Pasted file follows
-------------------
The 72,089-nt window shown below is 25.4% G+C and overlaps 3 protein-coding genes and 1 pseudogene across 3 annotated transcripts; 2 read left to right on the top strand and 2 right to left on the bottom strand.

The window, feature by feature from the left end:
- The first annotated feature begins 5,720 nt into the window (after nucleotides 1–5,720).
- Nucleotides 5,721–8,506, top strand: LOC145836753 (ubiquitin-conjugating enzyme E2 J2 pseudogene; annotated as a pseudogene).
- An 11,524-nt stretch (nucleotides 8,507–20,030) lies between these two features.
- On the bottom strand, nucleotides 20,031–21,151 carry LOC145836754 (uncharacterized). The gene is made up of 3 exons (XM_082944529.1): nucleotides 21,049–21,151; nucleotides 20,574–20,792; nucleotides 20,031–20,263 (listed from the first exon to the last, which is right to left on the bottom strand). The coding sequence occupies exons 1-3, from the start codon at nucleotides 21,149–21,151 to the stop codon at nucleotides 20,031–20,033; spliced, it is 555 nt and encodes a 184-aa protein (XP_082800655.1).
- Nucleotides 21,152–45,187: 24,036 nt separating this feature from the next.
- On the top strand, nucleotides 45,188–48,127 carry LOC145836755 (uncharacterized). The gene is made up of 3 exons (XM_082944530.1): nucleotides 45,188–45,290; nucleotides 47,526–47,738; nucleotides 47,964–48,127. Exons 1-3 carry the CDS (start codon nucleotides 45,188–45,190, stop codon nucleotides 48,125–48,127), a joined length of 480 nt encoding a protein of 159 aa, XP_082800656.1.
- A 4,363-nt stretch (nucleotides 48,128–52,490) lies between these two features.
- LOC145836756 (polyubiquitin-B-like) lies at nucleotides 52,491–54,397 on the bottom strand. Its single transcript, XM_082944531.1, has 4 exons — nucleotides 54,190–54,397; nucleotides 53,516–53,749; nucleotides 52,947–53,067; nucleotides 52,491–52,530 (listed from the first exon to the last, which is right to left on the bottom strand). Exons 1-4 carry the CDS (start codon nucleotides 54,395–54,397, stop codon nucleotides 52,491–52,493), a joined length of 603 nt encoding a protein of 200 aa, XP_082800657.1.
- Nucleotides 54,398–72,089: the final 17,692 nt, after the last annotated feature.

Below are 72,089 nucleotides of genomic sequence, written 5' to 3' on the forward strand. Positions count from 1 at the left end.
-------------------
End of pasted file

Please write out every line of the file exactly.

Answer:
The 72,089-nt window shown below is 25.4% G+C and overlaps 3 protein-coding genes and 1 pseudogene across 3 annotated transcripts; 2 read left to right on the top strand and 2 right to left on the bottom strand.

The window, feature by feature from the left end:
- The first annotated feature begins 5,720 nt into the window (after nucleotides 1–5,720).
- Nucleotides 5,721–8,506, top strand: LOC145836753 (ubiquitin-conjugating enzyme E2 J2 pseudogene; annotated as a pseudogene).
- An 11,524-nt stretch (nucleotides 8,507–20,030) lies between these two features.
- On the bottom strand, nucleotides 20,031–21,151 carry LOC145836754 (uncharacterized). The gene is made up of 3 exons (XM_082944529.1): nucleotides 21,049–21,151; nucleotides 20,574–20,792; nucleotides 20,031–20,263 (listed from the first exon to the last, which is right to left on the bottom strand). The coding sequence occupies exons 1-3, from the start codon at nucleotides 21,149–21,151 to the stop codon at nucleotides 20,031–20,033; spliced, it is 555 nt and encodes a 184-aa protein (XP_082800655.1).
- Nucleotides 21,152–45,187: 24,036 nt separating this feature from the next.
- On the top strand, nucleotides 45,188–48,127 carry LOC145836755 (uncharacterized). The gene is made up of 3 exons (XM_082944530.1): nucleotides 45,188–45,290; nucleotides 47,526–47,738; nucleotides 47,964–48,127. Exons 1-3 carry the CDS (start codon nucleotides 45,188–45,190, stop codon nucleotides 48,125–48,127), a joined length of 480 nt encoding a protein of 159 aa, XP_082800656.1.
- A 4,363-nt stretch (nucleotides 48,128–52,490) lies between these two features.
- LOC145836756 (polyubiquitin-B-like) lies at nucleotides 52,491–54,397 on the bottom strand. Its single transcript, XM_082944531.1, has 4 exons — nucleotides 54,190–54,397; nucleotides 53,516–53,749; nucleotides 52,947–53,067; nucleotides 52,491–52,530 (listed from the first exon to the last, which is right to left on the bottom strand). Exons 1-4 carry the CDS (start codon nucleotides 54,395–54,397, stop codon nucleotides 52,491–52,493), a joined length of 603 nt encoding a protein of 200 aa, XP_082800657.1.
- Nucleotides 54,398–72,089: the final 17,692 nt, after the last annotated feature.

Below are 72,089 nucleotides of genomic sequence, written 5' to 3' on the forward strand. Positions count from 1 at the left end.